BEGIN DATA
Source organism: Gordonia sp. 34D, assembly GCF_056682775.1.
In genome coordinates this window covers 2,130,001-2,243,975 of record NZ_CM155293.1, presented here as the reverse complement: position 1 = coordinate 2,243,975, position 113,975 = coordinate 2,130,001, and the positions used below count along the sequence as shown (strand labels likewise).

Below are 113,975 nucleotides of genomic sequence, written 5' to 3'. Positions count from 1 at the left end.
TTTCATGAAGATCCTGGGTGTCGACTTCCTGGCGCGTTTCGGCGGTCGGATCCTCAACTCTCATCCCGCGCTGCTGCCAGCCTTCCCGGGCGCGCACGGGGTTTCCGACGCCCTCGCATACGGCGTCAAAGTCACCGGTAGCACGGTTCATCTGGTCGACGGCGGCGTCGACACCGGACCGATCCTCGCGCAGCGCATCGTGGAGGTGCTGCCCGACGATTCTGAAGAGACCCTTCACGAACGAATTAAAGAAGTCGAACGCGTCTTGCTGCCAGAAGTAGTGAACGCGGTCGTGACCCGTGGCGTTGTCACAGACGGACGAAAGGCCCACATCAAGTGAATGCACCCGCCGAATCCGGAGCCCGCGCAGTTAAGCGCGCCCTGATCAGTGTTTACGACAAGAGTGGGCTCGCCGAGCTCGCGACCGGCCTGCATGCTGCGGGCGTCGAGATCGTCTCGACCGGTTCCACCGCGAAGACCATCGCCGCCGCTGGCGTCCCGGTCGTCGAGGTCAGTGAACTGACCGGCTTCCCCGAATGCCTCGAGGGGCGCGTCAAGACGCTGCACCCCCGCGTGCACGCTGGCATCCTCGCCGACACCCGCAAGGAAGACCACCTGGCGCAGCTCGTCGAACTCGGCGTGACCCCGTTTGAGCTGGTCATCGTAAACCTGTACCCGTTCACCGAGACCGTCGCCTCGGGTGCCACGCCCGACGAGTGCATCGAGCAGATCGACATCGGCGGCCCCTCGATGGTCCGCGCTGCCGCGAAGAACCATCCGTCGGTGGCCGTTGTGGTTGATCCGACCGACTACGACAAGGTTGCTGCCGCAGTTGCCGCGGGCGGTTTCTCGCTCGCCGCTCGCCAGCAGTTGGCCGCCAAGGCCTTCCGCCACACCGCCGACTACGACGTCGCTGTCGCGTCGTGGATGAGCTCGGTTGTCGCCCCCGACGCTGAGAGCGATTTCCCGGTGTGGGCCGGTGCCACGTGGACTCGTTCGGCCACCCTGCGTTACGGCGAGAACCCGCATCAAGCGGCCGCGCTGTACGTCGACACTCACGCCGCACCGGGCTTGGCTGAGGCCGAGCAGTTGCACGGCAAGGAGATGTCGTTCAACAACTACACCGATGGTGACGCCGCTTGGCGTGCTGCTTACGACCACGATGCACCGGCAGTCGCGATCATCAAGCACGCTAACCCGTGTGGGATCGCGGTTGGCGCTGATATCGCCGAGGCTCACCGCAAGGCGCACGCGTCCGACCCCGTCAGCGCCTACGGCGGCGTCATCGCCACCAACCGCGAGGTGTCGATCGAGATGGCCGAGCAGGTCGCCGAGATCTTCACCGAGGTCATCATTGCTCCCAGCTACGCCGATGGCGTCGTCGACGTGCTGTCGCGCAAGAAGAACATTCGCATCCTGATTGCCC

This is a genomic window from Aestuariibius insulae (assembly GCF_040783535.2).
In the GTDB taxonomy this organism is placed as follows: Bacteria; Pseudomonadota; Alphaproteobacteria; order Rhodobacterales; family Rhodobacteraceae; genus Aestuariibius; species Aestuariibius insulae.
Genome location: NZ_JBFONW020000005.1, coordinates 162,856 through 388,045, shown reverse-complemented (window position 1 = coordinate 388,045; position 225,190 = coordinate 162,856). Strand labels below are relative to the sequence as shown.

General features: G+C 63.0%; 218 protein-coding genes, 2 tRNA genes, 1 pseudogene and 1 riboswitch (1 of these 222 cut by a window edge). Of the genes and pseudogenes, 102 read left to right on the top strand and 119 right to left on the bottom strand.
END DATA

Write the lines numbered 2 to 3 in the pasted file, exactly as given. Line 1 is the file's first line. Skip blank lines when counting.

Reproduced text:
In genome coordinates this window covers 2,130,001-2,243,975 of record NZ_CM155293.1, presented here as the reverse complement: position 1 = coordinate 2,243,975, position 113,975 = coordinate 2,130,001, and the positions used below count along the sequence as shown (strand labels likewise).

Below are 113,975 nucleotides of genomic sequence, written 5' to 3'. Positions count from 1 at the left end.